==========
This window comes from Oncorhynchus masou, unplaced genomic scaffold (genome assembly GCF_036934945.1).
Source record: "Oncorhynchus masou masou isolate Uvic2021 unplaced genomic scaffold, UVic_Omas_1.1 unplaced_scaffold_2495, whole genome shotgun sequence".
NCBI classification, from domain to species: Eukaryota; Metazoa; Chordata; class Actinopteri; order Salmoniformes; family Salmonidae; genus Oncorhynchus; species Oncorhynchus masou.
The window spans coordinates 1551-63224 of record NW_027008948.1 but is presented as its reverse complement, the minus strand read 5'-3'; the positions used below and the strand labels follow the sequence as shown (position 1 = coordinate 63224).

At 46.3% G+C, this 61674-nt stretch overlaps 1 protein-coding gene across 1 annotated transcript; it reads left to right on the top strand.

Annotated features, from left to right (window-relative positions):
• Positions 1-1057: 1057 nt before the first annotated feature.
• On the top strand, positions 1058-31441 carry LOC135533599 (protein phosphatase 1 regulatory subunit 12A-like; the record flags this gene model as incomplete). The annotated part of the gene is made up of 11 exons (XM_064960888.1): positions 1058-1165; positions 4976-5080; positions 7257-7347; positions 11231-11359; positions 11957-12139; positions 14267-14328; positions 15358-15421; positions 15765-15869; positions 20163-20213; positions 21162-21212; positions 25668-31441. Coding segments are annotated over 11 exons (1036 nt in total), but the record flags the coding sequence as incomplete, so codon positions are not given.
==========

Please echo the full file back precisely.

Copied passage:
This window comes from Oncorhynchus masou, unplaced genomic scaffold (genome assembly GCF_036934945.1).
Source record: "Oncorhynchus masou masou isolate Uvic2021 unplaced genomic scaffold, UVic_Omas_1.1 unplaced_scaffold_2495, whole genome shotgun sequence".
NCBI classification, from domain to species: Eukaryota; Metazoa; Chordata; class Actinopteri; order Salmoniformes; family Salmonidae; genus Oncorhynchus; species Oncorhynchus masou.
The window spans coordinates 1551-63224 of record NW_027008948.1 but is presented as its reverse complement, the minus strand read 5'-3'; the positions used below and the strand labels follow the sequence as shown (position 1 = coordinate 63224).

At 46.3% G+C, this 61674-nt stretch overlaps 1 protein-coding gene across 1 annotated transcript; it reads left to right on the top strand.

Annotated features, from left to right (window-relative positions):
• Positions 1-1057: 1057 nt before the first annotated feature.
• On the top strand, positions 1058-31441 carry LOC135533599 (protein phosphatase 1 regulatory subunit 12A-like; the record flags this gene model as incomplete). The annotated part of the gene is made up of 11 exons (XM_064960888.1): positions 1058-1165; positions 4976-5080; positions 7257-7347; positions 11231-11359; positions 11957-12139; positions 14267-14328; positions 15358-15421; positions 15765-15869; positions 20163-20213; positions 21162-21212; positions 25668-31441. Coding segments are annotated over 11 exons (1036 nt in total), but the record flags the coding sequence as incomplete, so codon positions are not given.